Editor's note: Some readers were confused about whether or not this article is satire. Please be assured that it is.
In politics, as in commerce, consumers cannot always be trusted. Sometimes they’re duped, or foolish, or just make decisions for the wrong reasons. That’s when we need government to step in and take the decision out of their hands.
I propose the passage of the Control and Help Upgrade the Market in Politics (CHUMP) Act to eliminate the inherent flaws in the political market.
A little nudge
Many intellectuals realize that consumers need to be nudged toward certain decisions.
This idea, called “libertarian paternalism,” consists of bureaucrats “self-consciously attempting to move people in directions that will make their lives better.”
Take cigarettes, for example. Consumers aren’t rational enough to research the dangers of cigarettes on their own, so governments insist that tobacco companies include graphic warnings to “nudge” people away from buying them. This light touch retains for users the option to buy cigarettes but gently moves them toward a wiser decision.
We need to move this idea into the political marketplace. Under the CHUMP Act, government will be empowered to nudge voters by asking them to read a few positive facts about certain candidates before they vote. Like cigarette buyers, voters will still be free to choose their candidate. We’ll just be offering a little guidance.
MoveOn.org recently put this idea into practice, releasing a poll with positive statements about Elizabeth Warren (and no statements about any other candidate). Warren won the poll by several points. That’s the political market at its best.
Subsidizing good ideas
We have long realized that unregulated markets produce the wrong distribution of resources. As Senator Bernie Sanders recently argued, why should we have 23 brands of deodorant when we can’t feed our children? Or, to put it another way, why does Kim Kardashian always have a show while NPR struggles to make ends meet? The market may reflect the desires of consumers, but it leads to the wrong outcomes.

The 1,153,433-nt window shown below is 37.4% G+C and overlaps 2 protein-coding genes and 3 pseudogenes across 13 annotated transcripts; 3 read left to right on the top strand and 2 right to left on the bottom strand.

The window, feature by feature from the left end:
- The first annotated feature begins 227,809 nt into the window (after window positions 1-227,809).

We deal with this market failure by subsidizing NPR. But we don’t just need better shows; we need better politics, too.
For that reason, the CHUMP Act will subsidize some political groups. Judging by Sanders’s poll numbers, many Americans don’t care for big-government rhetoric. But so what? All that means is that there’s insufficient demand for his views. Some ideas, like NPR’s brand of reporting, are downright unpopular in the market. But we need them. What’s wrong with helping them along?
Certain policies, or rather the candidates who endorse them, should be subsidized. Each candidate should be rated on a scale of 1 to 100 (or from Ted Cruz to Bernie Sanders) and receive funding equal to $5,000 multiplied by their score. Hillary Clinton might score a 55, and receive $275,000 in subsidies for her presidential campaign. Sanders, who might score a solid 100, would receive $500,000. Who can say that money wouldn’t be put to good use educating Americans on the benefits of bigger government?
Cruz, as the scale suggests, would score 0 and receive no funding. Some ideas just shouldn’t be encouraged.
Banning bad politics
We need more than subsidies for good ideas: we need to protect people from themselves. Again, the blueprint lies in commerce, where wise bureaucrats protect people from businesses like Lyft, Airbnb, or Tesla. No matter how much people may say they like these companies, some products and services are just bad all around. I don’t care if you want to take an Uber. It’s too expensive, it’s disruptive, and its rating system is deeply flawed. If your city has banned ride-sharing services, it’s doubtless for your own good.
In the same vein, why should the government stand idly by while underinformed voters succumb to the rhetoric of extremist malcontents? We need to step in to save these misguided folks from themselves. They may say they want lower taxes or fewer regulations, but that’s only because they don’t understand the long-term consequences of casting their votes for smaller government.
But what about freedom?
Now, some naysayers may claim that political and commercial markets are different, that we should subsidize companies but not ideas. They claim that political freedom, the ability to choose freely between competing political ideas, is sacrosanct.
But a century ago, during the dark ages of the Lochner era, we said the same thing about economic freedom: “freedom of contract” was a right enshrined by the Supreme Court. Can you imagine if we still lived in an era where economic freedom was recognized as inviolable? It would be a nightmare of worker exploitation, child labor, and Kardashian shows. The Supreme Court struck down this freedom for the good of us all.
Right now, this “libertarian moment” we’re in is as dangerous as the Industrial Revolution was before reformers curbed its excesses. We no longer have child labor, but we do have people who want to eliminate welfare. We have reduced exploitation, but we still have extremists claiming that health care is not a right.
These residual reactionary views remain with us because we still believe that the political consumer’s choices are sacred. But that belief allows demagogues to be elected with no thought to the consequences.
Like toddlers who refuse to eat their veggies, some people just don’t know what’s good for them. We need to help them make the right choices. Political freedom is no more sacred than economic freedom — and should be dispensed with as easily, for the good of us all.